Vaccination against covid began in France and throughout the European Union on December 27, 2020 with the Pfizer / BioNtech vaccine. This vaccine, which uses the technique of messenger RNA, is still the subject of fears. But it is above all the slowness with which France vaccinates compared to other countries that raises questions today. Doctor Nathan Peiffer-Smadja, infectious disease specialist at Bichat hospital in Paris, answered our questions.

Are we sure the covid vaccine is safe?

Dr Nathan Peiffer-Smadja: It can be said that the Pfizer / BioNTech vaccine, like the Moderna vaccine, is safe. They have been developed according to scientific rules and have been validated by the American, European and British drug agencies. They followed all phases of clinical studies in a very clean way, according to the usual rules, with even more participants than usual.

Today, we have several months of hindsight on this vaccine and more than ten years of hindsight on messenger RNA technology, which is already being used in oncology in particular. The safety data from phase 3 is very reassuring. We have a stronger immune reaction for the vaccinated group than for the placebo group, which corresponds to the efficacy of the vaccine itself.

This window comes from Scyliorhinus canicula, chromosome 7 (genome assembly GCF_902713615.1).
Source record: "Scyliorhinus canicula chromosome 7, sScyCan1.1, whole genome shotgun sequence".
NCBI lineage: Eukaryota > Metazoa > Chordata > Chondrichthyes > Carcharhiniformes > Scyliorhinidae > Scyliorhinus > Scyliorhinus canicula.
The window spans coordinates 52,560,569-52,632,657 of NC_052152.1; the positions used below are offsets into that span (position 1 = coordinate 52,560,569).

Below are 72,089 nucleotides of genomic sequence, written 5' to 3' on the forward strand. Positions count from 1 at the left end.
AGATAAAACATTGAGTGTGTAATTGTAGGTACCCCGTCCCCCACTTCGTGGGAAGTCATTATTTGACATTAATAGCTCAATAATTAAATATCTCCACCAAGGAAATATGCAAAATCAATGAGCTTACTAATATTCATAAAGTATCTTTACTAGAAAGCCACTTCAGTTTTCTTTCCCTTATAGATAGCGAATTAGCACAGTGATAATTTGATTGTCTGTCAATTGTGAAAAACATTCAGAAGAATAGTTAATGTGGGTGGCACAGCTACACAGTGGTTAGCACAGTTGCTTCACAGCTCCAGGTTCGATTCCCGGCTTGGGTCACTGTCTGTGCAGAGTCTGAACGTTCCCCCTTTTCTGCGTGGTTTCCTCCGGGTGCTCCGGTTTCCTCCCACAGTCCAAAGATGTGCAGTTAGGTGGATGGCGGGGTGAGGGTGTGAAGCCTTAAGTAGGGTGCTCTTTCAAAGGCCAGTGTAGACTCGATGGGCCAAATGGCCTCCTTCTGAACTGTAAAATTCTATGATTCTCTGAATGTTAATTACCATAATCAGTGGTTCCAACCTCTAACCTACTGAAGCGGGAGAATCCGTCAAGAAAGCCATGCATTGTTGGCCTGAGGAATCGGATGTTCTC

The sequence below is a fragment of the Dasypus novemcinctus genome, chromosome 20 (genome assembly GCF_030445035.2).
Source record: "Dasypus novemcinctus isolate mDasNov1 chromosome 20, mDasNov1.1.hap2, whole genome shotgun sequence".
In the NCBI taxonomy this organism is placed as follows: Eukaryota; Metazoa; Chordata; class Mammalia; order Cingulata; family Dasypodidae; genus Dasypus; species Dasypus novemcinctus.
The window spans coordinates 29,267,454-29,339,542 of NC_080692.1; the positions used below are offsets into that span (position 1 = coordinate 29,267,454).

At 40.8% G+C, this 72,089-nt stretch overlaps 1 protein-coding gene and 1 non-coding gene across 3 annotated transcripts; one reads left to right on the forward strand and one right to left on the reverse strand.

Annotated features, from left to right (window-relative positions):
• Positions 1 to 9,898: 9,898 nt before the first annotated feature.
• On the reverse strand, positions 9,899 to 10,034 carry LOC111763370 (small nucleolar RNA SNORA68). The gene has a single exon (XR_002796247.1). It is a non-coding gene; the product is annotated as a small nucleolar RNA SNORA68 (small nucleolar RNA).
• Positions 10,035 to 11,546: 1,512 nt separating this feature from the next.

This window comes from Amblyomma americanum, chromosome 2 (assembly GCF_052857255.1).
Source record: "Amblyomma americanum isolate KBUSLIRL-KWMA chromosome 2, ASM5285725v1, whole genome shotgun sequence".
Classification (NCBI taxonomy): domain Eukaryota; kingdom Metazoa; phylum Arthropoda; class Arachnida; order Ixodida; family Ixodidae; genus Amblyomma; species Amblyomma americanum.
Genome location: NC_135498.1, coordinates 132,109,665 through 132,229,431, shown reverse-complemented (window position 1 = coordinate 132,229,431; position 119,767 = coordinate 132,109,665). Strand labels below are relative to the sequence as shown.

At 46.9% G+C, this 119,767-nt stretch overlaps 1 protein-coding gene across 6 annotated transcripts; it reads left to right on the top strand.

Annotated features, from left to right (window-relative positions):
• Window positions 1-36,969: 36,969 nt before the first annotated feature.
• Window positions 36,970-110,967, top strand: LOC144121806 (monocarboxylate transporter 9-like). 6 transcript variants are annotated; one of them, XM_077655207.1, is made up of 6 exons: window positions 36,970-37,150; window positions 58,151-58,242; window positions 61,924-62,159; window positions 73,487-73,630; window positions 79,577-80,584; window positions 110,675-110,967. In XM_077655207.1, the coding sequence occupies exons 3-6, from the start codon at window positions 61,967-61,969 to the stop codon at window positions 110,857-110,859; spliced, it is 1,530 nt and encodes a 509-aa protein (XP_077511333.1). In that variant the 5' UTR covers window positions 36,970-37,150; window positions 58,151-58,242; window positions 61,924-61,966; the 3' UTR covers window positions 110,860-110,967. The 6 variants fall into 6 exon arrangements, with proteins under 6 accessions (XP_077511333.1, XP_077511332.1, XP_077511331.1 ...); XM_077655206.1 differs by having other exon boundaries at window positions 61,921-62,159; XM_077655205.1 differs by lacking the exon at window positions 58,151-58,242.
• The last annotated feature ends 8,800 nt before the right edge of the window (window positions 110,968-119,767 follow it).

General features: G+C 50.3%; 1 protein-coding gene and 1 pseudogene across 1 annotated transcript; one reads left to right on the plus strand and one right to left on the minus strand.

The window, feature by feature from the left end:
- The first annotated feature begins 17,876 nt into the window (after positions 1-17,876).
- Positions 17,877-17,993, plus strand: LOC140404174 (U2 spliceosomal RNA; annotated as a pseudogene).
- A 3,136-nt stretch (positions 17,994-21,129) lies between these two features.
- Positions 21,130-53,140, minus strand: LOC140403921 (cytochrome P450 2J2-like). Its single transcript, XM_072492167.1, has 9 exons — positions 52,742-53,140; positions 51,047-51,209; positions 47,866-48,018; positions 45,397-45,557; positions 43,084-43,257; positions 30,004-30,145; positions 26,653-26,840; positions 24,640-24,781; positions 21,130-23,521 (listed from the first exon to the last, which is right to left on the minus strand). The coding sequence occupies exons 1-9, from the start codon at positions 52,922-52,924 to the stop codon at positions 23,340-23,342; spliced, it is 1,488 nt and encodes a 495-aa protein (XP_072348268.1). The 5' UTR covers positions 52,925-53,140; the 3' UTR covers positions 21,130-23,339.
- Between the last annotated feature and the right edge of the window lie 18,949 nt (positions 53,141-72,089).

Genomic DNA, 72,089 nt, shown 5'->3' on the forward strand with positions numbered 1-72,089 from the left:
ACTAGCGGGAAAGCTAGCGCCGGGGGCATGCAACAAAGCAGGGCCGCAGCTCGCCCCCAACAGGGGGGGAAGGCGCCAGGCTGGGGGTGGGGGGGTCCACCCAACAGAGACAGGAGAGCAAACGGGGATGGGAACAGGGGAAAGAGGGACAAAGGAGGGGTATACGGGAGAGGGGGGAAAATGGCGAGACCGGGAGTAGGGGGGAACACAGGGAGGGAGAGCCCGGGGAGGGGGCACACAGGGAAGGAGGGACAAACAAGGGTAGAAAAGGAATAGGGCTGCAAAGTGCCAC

For its short-term safety, several million people have received these vaccines around the world without any unexpected reaction. In the long term, it is extremely unlikely, given the data and the technology used, that there will be any effects, although of course it must be monitored. This will be done through pharmacovigilance monitoring.

In summary, the level of safety of these vaccines is extremely solid, and their benefit / risk balance especially, is very favorable. So personally, I will administer the vaccine without a shadow of a doubt.

In its vaccination protocol, France takes a lot of precautions in terms of consent, is this really necessary?

Dr Nathan Peiffer-Smadja: It is a vaccine like any other, we should ask if the patient wants to be vaccinated, answer questions, possibly discuss. There is no need to take more precaution than usual or to do a pre-vaccination consultation.

It is a licensed vaccine, like the HPV vaccine or the flu shot that is given every day. In my opinion, it is necessary to standardize its prescription.

Should France, like its European neighbors, vaccinate more people and more quickly?

Dr Nathan Peiffer-Smadja: Yes, the goal is to vaccinate much faster to protect people at risk of severe disease, so that our services are not filled with covid patients, to prevent people from going into intensive care and dying every day. It is therefore necessary to vaccinate fragile people first, but much more than 50 per day.

And to stop the epidemic, much more must be vaccinated, beyond 70% of the population. We must therefore go much faster, because at this rate, I am not sure that we will reach this percentage at the end of 2021.

But every day we vaccinate more and each person vaccinated is one more person who will probably not come to our services, given the very high effectiveness of the vaccine.

Medically and scientifically, nothing prevents us from moving up a gear. It is logistically that there may be brakes.